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Just did my first race (half marathon) and I'm extremely sore afterwards. Feel great, loved it, want to do more to test my limits. It got me thinking though: are races an exercise that helps you?

Another way of phrasing it: will you be healthier and faster if you run 6 of your target races a year or just save it for one good race a year?

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    thestrugglingscientists.com/is-running-a-marathon-healthy. Running a marathon is not healthy. Training for a marathon is. I would think the same goes for a 1/2 marathon.
    – Andy
    Commented Oct 5, 2022 at 14:16
  • That comes very close to a complete answer. I'd question the "completing a marathon is unhealthy" conclusion though. The general conclusion should maybe be "pushing yourself to an extreme for a good race time" is detrimental to ones health. Which makes sense? Running a race is intentionally overexerting oneself, and for long distances that's a lot of trauma to recover from.
    – joeyfb
    Commented Oct 5, 2022 at 14:37

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All physical activity generates some level of fatigue.

In "Physiological Basis of Fatigue", Evans and Lambert give us a definition of fatigue (that is used throughout exercise science, emphasis mine):

Fatigue may be defined as physical and/or mental weariness resulting from exertion, that is, an inability to continue exercise at the same intensity with a resultant deterioration in performance.

So fatigue is a deterioration of exercise performance. The goal of training is to intentionally accrue some measure of fatigue, in order to induce some desired physiological adaptations.

Generating too much fatigue in a single session negatively impacts fitness adaptations in the short term.

One of the challenges of effective training is to find the right balance of fatigue accumulation and recovery ability. If we train too hard in a given session, we find that we cannot adequately recover from that session in time for our next session; our performance in the next training session is worse, and we receive an inadequate training stimulus for generating the adaptation we want.

This is what a race does to you.

When you put forth a maximal effort for a race, you will typically be reaching well beyond the level of exertion experienced in training. The fatigue incurred by a race is more than you will typically incur during a training session, and it naturally takes your body longer to recover from the race than it does from a regular training session. This is okay, especially if performing well in the race is one of the goals of your training.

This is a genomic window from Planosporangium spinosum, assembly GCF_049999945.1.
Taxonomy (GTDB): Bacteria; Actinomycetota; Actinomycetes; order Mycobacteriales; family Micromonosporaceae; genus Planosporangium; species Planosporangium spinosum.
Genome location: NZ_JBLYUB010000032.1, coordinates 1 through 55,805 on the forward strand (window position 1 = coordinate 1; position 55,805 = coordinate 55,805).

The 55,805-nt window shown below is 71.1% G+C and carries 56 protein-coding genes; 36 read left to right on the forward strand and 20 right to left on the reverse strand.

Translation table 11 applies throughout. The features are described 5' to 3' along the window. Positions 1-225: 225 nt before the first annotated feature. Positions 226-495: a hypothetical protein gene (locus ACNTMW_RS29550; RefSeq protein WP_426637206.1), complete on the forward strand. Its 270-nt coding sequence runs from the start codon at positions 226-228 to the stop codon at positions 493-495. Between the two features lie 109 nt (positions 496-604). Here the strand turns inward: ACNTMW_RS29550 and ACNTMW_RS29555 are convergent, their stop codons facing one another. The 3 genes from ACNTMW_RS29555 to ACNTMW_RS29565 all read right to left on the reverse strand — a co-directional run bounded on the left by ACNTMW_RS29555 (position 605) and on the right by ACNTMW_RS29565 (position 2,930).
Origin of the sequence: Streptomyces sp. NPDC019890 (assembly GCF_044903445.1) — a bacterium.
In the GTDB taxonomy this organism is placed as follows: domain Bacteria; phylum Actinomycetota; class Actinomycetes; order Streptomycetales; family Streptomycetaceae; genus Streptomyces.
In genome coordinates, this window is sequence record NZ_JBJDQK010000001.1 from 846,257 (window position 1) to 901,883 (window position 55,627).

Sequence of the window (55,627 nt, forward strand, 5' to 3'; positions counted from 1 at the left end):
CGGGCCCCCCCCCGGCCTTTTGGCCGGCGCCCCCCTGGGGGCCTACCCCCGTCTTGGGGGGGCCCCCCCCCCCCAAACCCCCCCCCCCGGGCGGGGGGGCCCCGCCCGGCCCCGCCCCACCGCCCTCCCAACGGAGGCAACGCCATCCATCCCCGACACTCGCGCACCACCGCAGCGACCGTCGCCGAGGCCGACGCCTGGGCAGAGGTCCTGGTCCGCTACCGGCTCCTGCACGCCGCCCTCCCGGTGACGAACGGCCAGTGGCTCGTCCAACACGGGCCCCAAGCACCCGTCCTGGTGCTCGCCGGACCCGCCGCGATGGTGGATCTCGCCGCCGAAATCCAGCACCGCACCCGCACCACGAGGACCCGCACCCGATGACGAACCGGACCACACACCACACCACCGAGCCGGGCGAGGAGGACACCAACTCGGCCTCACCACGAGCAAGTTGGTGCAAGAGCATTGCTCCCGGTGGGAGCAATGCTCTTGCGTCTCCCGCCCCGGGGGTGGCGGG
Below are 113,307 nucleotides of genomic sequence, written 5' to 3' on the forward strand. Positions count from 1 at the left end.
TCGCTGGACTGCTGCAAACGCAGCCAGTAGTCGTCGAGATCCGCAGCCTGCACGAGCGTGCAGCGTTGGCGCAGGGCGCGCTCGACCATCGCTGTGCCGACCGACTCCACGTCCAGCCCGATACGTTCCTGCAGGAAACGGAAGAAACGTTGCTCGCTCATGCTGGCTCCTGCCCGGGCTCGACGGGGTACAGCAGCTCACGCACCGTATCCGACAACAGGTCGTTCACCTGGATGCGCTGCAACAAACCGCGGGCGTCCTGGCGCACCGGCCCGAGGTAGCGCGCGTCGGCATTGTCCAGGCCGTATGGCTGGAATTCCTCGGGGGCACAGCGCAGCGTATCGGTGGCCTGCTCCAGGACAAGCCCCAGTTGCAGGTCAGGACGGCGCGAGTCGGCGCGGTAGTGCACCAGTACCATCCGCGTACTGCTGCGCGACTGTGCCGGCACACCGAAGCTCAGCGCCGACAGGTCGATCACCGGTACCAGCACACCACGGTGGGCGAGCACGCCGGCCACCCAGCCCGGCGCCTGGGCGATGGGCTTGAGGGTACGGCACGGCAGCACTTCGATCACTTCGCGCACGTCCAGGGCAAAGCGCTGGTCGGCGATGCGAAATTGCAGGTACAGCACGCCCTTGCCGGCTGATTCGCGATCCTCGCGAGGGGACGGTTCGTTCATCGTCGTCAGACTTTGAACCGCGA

I want to emphasize, aside from injury, the greater recovery demands of the race impose a short term impairment of performance. Just give your body a few extra days to rest after the race, and you should be just fine to resume training. So no, you do not have to run one race per year. Just manage your training schedule around race times to allow for adequate post-race recovery; a few extra days to a week should be plenty. If it takes you longer than that to recover from the race, then it is likely you were not adequately prepared for that distance or intensity. It is certainly possible to "go too hard" as it were.

To answer the question directly, as long as you maintain realistic expectations about what sort of race you are prepared for, even frequent racing should not represent any sort of hindrance to training and improvement. But undertaking distances or intensities you are not prepared for too often can lead to injury or overtraining (chronically elevated fatigue characterized by marked decrease in performance and sensitivity to injury).

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Well, not a runner here but in weight training; testing strength and building strength are two different things. I believe it is similar here as well. You should build your strength and your training should be geared towards it. In races, you generally go "all out". We don't want this to be our training.

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  • Thanks for the answer but that wasn't really my question. I did not ask if every training run should be run as fast and hard as you can. What I did ask is periodic or occasional limiting-testing helps or hinders over all fitness
    – joeyfb
    Commented Oct 5, 2022 at 14:45
  • Depends on your goals. Usually in weight training people tend to taper towards their race and create programs accordingly. If you just race and don't go all out, I don't see any problem happening.
    – Michael C.
    Commented Oct 5, 2022 at 15:05
  • Arguably that wouldn't be racing then: it's just a long run you happen to do with other people.
    – joeyfb
    Commented Oct 5, 2022 at 16:27

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